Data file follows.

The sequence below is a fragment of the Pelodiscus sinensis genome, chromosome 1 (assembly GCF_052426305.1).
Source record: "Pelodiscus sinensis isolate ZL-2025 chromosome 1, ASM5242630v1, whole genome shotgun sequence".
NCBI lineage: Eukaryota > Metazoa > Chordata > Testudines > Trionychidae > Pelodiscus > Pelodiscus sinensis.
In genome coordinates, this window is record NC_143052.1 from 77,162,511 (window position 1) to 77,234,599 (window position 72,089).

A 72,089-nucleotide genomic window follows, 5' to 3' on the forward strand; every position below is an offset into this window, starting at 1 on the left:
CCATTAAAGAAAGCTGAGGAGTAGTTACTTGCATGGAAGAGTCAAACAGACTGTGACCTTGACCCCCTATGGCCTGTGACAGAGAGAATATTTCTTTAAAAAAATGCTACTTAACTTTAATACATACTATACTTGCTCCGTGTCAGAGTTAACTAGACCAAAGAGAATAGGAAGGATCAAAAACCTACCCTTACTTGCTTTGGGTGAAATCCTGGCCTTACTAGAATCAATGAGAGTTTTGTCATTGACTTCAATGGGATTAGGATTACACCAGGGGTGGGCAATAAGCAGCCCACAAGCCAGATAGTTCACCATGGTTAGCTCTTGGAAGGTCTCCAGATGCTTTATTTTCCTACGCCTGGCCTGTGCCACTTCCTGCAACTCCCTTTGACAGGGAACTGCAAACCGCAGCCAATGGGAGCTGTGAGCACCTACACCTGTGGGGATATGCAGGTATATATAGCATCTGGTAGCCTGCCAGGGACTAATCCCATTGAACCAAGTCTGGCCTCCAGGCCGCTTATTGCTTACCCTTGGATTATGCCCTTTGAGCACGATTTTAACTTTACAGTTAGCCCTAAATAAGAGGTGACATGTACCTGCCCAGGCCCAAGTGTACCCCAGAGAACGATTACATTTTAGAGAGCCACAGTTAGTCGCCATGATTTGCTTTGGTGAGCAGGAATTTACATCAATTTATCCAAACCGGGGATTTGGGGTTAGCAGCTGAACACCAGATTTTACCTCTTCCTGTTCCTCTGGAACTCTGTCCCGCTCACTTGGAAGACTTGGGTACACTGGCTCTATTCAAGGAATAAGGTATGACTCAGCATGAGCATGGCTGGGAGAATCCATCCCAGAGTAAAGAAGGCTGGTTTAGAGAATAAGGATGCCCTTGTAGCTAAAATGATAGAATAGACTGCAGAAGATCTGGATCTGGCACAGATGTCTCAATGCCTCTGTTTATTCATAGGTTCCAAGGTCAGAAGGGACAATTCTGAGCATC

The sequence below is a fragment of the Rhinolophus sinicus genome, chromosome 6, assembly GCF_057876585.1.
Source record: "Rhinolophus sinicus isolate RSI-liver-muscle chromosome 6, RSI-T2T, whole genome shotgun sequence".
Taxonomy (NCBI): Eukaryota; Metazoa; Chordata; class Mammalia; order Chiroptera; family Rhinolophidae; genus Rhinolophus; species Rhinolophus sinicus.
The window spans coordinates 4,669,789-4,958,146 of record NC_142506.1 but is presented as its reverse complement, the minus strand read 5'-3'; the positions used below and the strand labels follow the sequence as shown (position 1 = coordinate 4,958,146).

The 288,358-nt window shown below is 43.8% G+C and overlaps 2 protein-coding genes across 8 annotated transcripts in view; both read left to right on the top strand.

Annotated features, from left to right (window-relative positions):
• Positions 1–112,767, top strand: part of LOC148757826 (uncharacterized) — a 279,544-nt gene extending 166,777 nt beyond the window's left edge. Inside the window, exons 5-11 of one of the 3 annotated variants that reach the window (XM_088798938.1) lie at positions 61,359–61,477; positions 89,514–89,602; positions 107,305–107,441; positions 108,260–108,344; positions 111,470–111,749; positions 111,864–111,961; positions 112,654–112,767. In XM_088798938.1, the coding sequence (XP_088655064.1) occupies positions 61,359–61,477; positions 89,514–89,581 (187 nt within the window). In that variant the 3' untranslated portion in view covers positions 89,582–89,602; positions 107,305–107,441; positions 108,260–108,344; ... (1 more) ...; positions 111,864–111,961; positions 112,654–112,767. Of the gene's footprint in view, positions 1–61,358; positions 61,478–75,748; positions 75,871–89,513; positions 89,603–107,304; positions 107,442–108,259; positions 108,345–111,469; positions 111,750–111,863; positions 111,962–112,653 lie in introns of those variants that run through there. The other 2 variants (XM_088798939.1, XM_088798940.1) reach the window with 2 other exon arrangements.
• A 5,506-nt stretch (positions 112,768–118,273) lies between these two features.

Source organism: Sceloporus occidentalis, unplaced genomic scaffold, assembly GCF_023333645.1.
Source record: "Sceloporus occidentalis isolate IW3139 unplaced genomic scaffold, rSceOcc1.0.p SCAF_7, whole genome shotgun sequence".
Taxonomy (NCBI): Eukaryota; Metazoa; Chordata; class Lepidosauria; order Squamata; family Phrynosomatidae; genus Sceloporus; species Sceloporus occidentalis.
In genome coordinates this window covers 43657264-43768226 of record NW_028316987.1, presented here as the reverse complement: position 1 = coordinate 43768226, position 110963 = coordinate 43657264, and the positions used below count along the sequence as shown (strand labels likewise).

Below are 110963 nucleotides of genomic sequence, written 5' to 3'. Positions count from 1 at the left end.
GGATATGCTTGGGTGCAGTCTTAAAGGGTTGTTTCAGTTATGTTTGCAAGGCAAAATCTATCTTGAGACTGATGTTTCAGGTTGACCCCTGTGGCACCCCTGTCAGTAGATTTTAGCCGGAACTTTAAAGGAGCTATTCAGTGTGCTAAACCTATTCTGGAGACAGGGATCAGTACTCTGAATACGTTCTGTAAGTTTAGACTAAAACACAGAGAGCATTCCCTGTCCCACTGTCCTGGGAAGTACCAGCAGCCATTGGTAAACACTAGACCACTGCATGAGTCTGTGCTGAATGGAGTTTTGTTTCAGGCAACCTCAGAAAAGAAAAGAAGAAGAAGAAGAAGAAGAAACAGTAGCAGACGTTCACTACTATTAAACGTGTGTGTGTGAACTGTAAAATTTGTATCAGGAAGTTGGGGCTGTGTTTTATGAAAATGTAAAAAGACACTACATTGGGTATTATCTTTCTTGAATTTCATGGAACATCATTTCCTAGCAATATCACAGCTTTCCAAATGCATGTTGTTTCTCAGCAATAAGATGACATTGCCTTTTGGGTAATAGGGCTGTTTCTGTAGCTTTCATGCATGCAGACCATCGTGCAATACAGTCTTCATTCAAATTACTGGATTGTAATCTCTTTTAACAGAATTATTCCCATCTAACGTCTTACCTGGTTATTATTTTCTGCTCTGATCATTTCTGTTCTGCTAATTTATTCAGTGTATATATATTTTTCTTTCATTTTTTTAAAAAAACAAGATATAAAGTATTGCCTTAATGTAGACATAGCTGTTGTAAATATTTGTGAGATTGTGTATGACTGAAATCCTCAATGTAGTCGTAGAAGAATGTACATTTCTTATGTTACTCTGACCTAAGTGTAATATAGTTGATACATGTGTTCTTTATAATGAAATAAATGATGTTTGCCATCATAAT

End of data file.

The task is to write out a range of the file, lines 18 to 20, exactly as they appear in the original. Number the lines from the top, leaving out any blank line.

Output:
In genome coordinates this window covers 43657264-43768226 of record NW_028316987.1, presented here as the reverse complement: position 1 = coordinate 43768226, position 110963 = coordinate 43657264, and the positions used below count along the sequence as shown (strand labels likewise).

Below are 110963 nucleotides of genomic sequence, written 5' to 3'. Positions count from 1 at the left end.
GGATATGCTTGGGTGCAGTCTTAAAGGGTTGTTTCAGTTATGTTTGCAAGGCAAAATCTATCTTGAGACTGATGTTTCAGGTTGACCCCTGTGGCACCCCTGTCAGTAGATTTTAGCCGGAACTTTAAAGGAGCTATTCAGTGTGCTAAACCTATTCTGGAGACAGGGATCAGTACTCTGAATACGTTCTGTAAGTTTAGACTAAAACACAGAGAGCATTCCCTGTCCCACTGTCCTGGGAAGTACCAGCAGCCATTGGTAAACACTAGACCACTGCATGAGTCTGTGCTGAATGGAGTTTTGTTTCAGGCAACCTCAGAAAAGAAAAGAAGAAGAAGAAGAAGAAGAAACAGTAGCAGACGTTCACTACTATTAAACGTGTGTGTGTGAACTGTAAAATTTGTATCAGGAAGTTGGGGCTGTGTTTTATGAAAATGTAAAAAGACACTACATTGGGTATTATCTTTCTTGAATTTCATGGAACATCATTTCCTAGCAATATCACAGCTTTCCAAATGCATGTTGTTTCTCAGCAATAAGATGACATTGCCTTTTGGGTAATAGGGCTGTTTCTGTAGCTTTCATGCATGCAGACCATCGTGCAATACAGTCTTCATTCAAATTACTGGATTGTAATCTCTTTTAACAGAATTATTCCCATCTAACGTCTTACCTGGTTATTATTTTCTGCTCTGATCATTTCTGTTCTGCTAATTTATTCAGTGTATATATATTTTTCTTTCATTTTTTTAAAAAAACAAGATATAAAGTATTGCCTTAATGTAGACATAGCTGTTGTAAATATTTGTGAGATTGTGTATGACTGAAATCCTCAATGTAGTCGTAGAAGAATGTACATTTCTTATGTTACTCTGACCTAAGTGTAATATAGTTGATACATGTGTTCTTTATAATGAAATAAATGATGTTTGCCATCATAAT